China’s economy grows at slowest pace in 27 years

ChinaThe Chinese economy expanded at its slowest pace in 27 years in the second quarter of 2019.

According to data released by the Chinese government, China’s economy grew by just 6.2% in the second quarter of the year, down from 6.4% in the first quarter.

According to CNN, the country’s National Bureau of Statistics said in a statement that the Chinese economy will continue to face “downward pressure” in the second half of this year.

“The Chinese economy is still in a complex and grave situation,” the statement said. “Global growth has slowed and external uncertainties are on the rise.”

A spokesperson for China’s National Bureau of Statistics told reporters that the “external environment” is more complicated than before.

The GDP figure comes as China remains stuck in an ongoing trade war with the U.S. The trade war has hurt businesses and affected growth.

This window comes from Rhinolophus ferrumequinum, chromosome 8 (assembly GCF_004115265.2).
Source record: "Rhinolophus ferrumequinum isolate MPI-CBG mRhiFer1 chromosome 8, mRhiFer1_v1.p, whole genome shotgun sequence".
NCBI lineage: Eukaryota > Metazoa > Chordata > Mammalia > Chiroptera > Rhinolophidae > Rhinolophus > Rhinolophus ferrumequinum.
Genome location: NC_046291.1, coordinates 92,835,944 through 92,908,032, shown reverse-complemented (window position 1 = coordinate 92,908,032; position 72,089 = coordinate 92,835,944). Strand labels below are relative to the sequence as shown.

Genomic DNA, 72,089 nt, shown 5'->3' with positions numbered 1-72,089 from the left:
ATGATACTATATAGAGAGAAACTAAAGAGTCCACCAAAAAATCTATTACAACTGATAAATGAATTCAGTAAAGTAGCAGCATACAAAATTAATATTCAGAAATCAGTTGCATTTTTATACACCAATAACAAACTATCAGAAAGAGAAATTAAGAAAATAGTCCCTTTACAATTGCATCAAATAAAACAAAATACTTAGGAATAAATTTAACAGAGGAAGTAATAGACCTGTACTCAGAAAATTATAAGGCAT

US President Donald Trump said in a tweet that the US trade tariffs on Chinese goods are having “a major effect” on China’s economy.

“The United States Tariffs are having a major effect on companies wanting to leave China for non-tariffed countries,” Trump tweeted. “Thousands of companies are leaving. This is why China wants to make a deal with the U.S., and wishes it had not broken the original deal in the first place.”

What immediate impact does China’s slowing economic growth have on the global economy?

China is the biggest export customer for many countries in Asia and is a massive global market for consumer goods, foods, and tech – it is the world’s second-biggest export market behind the US. Therefore, a decline in Chinese economic activity can have potentially severe global repercussions.

Vishnu Varathan, head of Asia and Oceania economics and strategy at Mizuho Bank, was quoted by CNBC as saying that weak Chinese economic growth in the second quarter “may cause wobbles in the rest of Asia if the slowdown ignites worries of trade tensions,”

Varathan added that what’s more concerning is “an even sharper slowdown in China’s imports flags risks of supply-chain effects hurting rest of Asia for which China remain a major market,”